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U.S.: Americans Finally Set To Vote After Months Of Intense Presidential Race

Americans go to the polls tomorrow to elect the next president of the United States after months of bruising campaigning by President George W. Bush and his challenger, Senator John Kerry. Bush is seeking re-election and asserts his leadership has made America safer in troubled times. Kerry assails the president's conduct of the war in Iraq and promises a more multilateral foreign policy. Polls show the race is likely to come down to voters in a small number of "swing" states. And experts warn that unfinished electoral reforms and the closeness of the contest may cause confusion similar to the election in 2000.

New York, 1 November 2004 (RFE/RL) -- The last time Americans chose a president four years ago, it took an extra 36 days and a Supreme Court decision to declare a winner.

Since then, the country has endured the 11 September 2001 terrorist attacks and fought two wars. But polls show the United States as split now as it was in the race between former Vice President Al Gore, a Democrat, and Republican George W. Bush.

Opinion surveys show only one or two percentage points separating Bush and Democratic challenger John Kerry, a longtime senator from Massachusetts.

Jennifer Duffy, who analyzes U.S. politics for the Cook Political Report, an independent newsletter, said it is again possible that no clear winner will emerge on election day.

"I think that we should all be prepared for a long night," Duffy said. "We should all be prepared for the possibility that we may not know election night -- that this race may go on for a few days."

Big issues such as the war in Iraq, homeland security, and health care have generated some of the highest interest in a presidential race in decades.

Voter registration levels have soared and political analysts predict a very high turnout.

Nearly two-thirds of the 50 states allow early voting. Media reports show more people have cast early ballots than ever before -- yet another sign of the hard-fought nature of the race, according to analyst Curtis Gans.

"With the conceivable exception of the [Democratic Party] primaries of 1968 and [President] Lyndon Johnson and the war in Vietnam, I have seen nothing in a lifetime that started in 1937 to rival the intensity of this election," Gans said.

Gans is director of the Committee for the Study of the American Electorate, a nonpartisan research institute that studies citizen engagement in politics. Presidential races tend to be referendums on the incumbent and Gans said that Bush is clearly a rallying point for both parties.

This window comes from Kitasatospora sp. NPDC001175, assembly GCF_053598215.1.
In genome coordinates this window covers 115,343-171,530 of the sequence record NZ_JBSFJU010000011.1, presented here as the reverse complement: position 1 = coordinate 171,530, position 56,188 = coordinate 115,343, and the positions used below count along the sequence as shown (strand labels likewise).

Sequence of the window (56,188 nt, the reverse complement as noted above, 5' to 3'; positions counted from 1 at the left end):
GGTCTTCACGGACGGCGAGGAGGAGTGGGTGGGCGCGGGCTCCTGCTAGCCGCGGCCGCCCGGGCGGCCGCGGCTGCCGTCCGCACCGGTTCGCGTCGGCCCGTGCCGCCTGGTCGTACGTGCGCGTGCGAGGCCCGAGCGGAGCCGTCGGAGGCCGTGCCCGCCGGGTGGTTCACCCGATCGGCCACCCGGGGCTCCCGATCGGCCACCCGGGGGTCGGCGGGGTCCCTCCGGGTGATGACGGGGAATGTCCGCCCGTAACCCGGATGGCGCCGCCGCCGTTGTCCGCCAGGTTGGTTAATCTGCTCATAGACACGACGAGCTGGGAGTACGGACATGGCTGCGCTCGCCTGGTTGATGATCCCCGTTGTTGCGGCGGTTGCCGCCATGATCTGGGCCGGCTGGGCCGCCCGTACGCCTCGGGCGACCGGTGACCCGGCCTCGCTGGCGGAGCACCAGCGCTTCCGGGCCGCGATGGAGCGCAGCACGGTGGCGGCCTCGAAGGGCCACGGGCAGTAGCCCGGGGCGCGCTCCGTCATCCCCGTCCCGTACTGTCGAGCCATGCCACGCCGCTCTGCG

Polls show Bush's conservative base supports his leadership in the war on terror, tax cuts he has initiated, and his dedication to traditional values. At the same time, many Democrats scorn Bush, charging he is fiscally irresponsible, reckless in waging the Iraq war, and a divisive figure.

The format for electing the president, known as the Electoral College, will bring extra scrutiny on the polling process in a handful of key states. Under the system, candidates who win the vote in individual states gain the entire number of electors assigned to each state.

Overall, there are 538 members of the college and a candidate needs 270 electoral votes to win. The vote in 2000 came down to the contested result in Florida, where the U.S. Supreme Court ultimately ruled in Bush's favor, giving him the decisive number of electoral votes even though Gore had won the popular vote nationwide.

Amid concern about irregularities in Florida and other states, the U.S. Congress passed a law two years ago intended to bring more uniformity to locally run elections. The legislation for the first time provided federal funding to local authorities but the effort has been uneven, in part due to slow allocation of funds.

Statewide voter registration databases were supposed to be the centerpiece of reform but have only been completed in a minority of states. The lack of such databases above the local level could create problems, according to Doug Chapin, director of, a non-advocacy website that is a leading source of news on election reform.

"Because these databases don't exist we don't have a tool to figure out if people are in the right place or if they really were registered," Chapin said. "We're still in the process of aggregating information from the local level to the state level as we have in the past."

The new federal law also allows voters to cast "provisional votes" when their registration is in doubt. There are expected to be hundreds of thousands of such ballots cast nationally but states have different deadlines for counting those votes.

Chapin said there could be a scenario similar to four years ago in Florida, not necessarily because of problems with the system but rather because of the number of monitors from both major parties looking for problems to occur.

"If we have the same kind of Florida-esque problem on election night, it will have more to do with how close the election is and where it's close than it is with any specific problems at the polls," Chapin said. "The threshold condition for an election challenge or an election controversy is that the election be close. So even if there are demonstrated problems in lots of states, if the election isn't close in any of those states the problems become more of a policy issue than a political issue."

Election day will also determine which party controls the two main legislative chambers. All 435 seats in the U.S. House of Representatives are being contested and there are races for one-third of the 100 seats in the U.S. Senate, the upper house of Congress.

Republicans are expected to maintain their control of the House of Representatives, where they have a 20-seat majority. Republicans also hold a 51-49 edge in the Senate and opinion polls give them a slight advantage.